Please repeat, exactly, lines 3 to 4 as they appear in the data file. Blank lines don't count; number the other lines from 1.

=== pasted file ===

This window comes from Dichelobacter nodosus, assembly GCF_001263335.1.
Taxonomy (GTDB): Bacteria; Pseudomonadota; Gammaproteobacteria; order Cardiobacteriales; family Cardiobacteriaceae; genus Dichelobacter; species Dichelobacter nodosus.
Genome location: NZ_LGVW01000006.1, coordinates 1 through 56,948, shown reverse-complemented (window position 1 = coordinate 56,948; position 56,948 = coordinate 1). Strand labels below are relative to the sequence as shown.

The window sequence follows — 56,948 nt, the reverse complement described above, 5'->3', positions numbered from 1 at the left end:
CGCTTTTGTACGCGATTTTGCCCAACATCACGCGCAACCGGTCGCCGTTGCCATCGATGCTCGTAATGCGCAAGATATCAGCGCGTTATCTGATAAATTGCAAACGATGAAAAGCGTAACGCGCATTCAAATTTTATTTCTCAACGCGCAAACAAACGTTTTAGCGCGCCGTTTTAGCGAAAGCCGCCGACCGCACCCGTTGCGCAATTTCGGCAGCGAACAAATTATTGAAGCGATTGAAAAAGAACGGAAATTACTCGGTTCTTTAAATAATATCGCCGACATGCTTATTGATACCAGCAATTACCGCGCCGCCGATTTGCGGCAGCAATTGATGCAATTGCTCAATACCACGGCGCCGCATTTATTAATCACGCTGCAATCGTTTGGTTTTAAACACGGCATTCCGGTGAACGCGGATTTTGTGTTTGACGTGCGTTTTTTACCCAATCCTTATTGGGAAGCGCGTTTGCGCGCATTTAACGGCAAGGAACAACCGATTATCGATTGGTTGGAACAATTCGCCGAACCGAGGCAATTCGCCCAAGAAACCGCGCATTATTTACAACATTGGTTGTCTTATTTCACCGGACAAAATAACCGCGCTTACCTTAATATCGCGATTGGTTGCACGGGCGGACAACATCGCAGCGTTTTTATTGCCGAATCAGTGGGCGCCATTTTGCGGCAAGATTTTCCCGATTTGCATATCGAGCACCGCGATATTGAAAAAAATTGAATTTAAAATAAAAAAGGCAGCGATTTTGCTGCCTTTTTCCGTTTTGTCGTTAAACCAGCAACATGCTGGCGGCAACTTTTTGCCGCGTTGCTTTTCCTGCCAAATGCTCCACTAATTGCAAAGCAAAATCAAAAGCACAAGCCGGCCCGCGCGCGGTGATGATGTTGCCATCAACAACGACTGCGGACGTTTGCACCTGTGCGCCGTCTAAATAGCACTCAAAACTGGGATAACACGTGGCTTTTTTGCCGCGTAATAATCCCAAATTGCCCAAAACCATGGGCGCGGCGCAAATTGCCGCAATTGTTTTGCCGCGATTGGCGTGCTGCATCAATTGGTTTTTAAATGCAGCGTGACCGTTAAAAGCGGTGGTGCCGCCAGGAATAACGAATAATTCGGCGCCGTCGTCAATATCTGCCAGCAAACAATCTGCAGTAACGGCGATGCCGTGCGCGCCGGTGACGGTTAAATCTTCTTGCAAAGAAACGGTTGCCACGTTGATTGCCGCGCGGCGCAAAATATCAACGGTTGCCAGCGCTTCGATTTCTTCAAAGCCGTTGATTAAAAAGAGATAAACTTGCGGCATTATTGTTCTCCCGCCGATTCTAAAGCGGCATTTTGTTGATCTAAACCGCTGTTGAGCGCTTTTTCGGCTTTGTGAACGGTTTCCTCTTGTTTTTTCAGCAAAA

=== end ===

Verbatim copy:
Genome location: NZ_LGVW01000006.1, coordinates 1 through 56,948, shown reverse-complemented (window position 1 = coordinate 56,948; position 56,948 = coordinate 1). Strand labels below are relative to the sequence as shown.

The window sequence follows — 56,948 nt, the reverse complement described above, 5'->3', positions numbered from 1 at the left end: